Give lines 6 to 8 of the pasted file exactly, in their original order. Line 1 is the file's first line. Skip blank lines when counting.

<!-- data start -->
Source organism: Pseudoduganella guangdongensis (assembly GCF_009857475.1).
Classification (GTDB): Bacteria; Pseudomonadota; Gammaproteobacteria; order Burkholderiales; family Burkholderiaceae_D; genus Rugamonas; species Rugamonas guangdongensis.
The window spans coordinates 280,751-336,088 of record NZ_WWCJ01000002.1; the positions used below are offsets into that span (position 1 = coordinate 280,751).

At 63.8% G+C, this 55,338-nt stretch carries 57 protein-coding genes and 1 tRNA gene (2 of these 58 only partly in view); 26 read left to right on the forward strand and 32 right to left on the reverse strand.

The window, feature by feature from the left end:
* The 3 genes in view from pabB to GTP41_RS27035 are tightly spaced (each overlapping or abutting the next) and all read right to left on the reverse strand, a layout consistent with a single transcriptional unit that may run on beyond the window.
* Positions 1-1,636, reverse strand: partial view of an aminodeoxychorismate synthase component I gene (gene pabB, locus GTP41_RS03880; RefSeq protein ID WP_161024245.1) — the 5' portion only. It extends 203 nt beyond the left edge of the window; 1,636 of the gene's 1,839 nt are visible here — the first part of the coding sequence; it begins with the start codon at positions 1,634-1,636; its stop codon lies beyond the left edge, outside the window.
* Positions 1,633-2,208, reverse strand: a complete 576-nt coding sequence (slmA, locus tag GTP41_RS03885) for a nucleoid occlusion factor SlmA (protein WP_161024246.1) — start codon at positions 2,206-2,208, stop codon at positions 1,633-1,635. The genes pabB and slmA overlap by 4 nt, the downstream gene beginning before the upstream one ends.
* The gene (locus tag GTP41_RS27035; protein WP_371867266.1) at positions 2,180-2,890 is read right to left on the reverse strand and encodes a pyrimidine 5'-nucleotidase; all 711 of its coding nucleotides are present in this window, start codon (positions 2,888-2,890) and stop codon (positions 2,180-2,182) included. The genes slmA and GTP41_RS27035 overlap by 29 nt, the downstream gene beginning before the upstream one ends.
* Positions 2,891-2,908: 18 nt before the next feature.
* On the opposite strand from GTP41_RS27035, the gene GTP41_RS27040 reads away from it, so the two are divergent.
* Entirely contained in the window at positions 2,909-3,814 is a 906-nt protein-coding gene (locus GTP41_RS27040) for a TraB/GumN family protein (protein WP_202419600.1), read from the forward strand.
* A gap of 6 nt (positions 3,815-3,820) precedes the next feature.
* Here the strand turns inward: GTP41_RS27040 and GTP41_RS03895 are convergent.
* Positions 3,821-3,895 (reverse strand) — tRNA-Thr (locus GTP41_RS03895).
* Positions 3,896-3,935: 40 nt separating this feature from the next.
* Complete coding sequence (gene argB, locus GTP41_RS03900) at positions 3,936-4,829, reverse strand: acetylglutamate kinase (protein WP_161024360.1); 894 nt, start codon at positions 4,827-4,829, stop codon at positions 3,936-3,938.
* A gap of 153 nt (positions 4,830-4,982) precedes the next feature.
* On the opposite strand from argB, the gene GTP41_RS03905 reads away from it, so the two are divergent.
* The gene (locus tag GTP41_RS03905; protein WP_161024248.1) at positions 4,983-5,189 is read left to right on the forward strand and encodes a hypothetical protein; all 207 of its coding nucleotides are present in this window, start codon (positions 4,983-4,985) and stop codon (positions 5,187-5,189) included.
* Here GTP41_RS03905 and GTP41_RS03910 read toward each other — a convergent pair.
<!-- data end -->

* The 3 genes in view from pabB to GTP41_RS27035 are tightly spaced (each overlapping or abutting the next) and all read right to left on the reverse strand, a layout consistent with a single transcriptional unit that may run on beyond the window.
* Positions 1-1,636, reverse strand: partial view of an aminodeoxychorismate synthase component I gene (gene pabB, locus GTP41_RS03880; RefSeq protein ID WP_161024245.1) — the 5' portion only. It extends 203 nt beyond the left edge of the window; 1,636 of the gene's 1,839 nt are visible here — the first part of the coding sequence; it begins with the start codon at positions 1,634-1,636; its stop codon lies beyond the left edge, outside the window.
* Positions 1,633-2,208, reverse strand: a complete 576-nt coding sequence (slmA, locus tag GTP41_RS03885) for a nucleoid occlusion factor SlmA (protein WP_161024246.1) — start codon at positions 2,206-2,208, stop codon at positions 1,633-1,635. The genes pabB and slmA overlap by 4 nt, the downstream gene beginning before the upstream one ends.